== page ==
Transformation of shock-compressed graphite to hexagonal diamond in nanoseconds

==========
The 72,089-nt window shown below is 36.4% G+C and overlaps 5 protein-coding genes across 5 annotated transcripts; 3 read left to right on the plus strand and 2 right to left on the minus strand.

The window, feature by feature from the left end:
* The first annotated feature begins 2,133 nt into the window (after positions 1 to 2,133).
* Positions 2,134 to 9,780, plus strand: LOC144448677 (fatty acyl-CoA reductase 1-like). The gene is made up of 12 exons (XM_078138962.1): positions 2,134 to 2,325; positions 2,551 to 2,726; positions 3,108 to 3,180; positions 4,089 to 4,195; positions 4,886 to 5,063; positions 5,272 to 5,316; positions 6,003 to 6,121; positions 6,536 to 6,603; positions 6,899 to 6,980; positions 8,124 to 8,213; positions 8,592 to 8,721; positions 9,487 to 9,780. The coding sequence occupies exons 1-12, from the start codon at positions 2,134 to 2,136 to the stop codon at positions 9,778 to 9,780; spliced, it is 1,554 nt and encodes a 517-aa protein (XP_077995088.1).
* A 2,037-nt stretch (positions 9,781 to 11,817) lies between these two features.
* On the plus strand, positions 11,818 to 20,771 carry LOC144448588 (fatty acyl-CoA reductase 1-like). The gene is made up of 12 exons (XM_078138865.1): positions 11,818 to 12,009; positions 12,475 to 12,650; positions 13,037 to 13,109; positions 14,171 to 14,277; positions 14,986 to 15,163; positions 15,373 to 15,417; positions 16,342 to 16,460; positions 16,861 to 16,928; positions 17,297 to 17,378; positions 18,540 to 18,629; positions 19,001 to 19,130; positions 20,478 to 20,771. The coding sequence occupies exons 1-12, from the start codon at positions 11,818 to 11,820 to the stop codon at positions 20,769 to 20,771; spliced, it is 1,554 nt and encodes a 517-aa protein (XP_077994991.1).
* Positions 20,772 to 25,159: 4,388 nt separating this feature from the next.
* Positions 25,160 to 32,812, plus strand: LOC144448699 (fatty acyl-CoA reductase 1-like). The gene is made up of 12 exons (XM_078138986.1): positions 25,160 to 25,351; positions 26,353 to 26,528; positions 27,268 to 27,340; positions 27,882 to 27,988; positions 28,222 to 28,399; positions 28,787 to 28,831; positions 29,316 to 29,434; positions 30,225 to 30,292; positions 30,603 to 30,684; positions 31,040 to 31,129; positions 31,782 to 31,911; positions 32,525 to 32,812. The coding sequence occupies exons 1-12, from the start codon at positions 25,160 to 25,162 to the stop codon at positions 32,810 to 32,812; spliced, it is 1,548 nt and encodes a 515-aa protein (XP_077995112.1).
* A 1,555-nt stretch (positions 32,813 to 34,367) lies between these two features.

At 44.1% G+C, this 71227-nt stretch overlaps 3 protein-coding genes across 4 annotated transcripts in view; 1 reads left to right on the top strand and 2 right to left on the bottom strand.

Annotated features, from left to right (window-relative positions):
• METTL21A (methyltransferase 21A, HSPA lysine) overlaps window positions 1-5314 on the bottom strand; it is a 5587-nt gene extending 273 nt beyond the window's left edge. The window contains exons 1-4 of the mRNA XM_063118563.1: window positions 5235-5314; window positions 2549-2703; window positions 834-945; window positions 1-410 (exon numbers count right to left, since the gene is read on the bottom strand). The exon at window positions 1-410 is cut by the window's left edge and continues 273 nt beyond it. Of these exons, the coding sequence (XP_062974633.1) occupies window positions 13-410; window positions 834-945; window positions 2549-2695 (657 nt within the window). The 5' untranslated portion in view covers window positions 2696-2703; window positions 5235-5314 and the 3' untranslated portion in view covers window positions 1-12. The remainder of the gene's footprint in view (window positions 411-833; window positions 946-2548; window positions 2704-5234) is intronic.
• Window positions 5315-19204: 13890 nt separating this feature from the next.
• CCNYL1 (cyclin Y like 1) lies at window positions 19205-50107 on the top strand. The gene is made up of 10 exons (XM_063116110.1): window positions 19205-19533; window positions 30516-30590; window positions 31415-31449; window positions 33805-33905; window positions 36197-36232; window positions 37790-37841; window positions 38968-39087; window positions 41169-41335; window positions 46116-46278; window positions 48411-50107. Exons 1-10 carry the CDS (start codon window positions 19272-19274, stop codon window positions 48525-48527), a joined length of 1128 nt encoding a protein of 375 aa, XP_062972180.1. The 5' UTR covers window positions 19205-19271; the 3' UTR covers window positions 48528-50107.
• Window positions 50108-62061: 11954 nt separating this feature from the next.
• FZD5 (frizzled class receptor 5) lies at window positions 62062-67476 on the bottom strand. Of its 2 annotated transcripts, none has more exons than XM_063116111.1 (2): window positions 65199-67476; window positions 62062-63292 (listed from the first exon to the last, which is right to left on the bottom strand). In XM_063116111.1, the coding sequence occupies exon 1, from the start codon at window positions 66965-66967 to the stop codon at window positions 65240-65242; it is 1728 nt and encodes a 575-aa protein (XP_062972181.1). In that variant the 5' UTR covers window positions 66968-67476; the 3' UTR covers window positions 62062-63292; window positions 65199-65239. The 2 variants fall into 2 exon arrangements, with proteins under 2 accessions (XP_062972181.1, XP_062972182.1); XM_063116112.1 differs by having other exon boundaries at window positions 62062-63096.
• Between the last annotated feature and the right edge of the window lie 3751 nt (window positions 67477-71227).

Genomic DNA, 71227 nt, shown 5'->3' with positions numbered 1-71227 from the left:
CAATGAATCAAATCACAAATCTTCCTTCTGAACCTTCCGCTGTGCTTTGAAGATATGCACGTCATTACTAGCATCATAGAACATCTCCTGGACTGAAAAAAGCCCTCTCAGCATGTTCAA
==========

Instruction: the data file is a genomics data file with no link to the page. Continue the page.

The graphite-to-diamond transformation under shock compression has been of broad scientific interest since 1961. The formation of hexagonal diamond (HD) is of particular interest because it is expected to be harder than cubic diamond and due to its use in terrestrial sciences as a marker at meteorite impact sites. However, the formation of diamond having a fully hexagonal structure continues to be questioned and remains unresolved. Using real-time (nanosecond), in situ x-ray diffraction measurements, we show unequivocally that highly oriented pyrolytic graphite, shock-compressed along the c axis to 50 GPa, transforms to highly oriented elastically strained HD with the (100)HD plane parallel to the graphite basal plane. These findings contradict recent molecular dynamics simulation results for the shock-induced graphite-to-diamond transformation and provide a benchmark for future theoretical simulations. Additionally, our results show that an earlier report of HD forming only above 170 GPa for shocked pyrolytic graphite may lead to incorrect interpretations of meteorite impact events.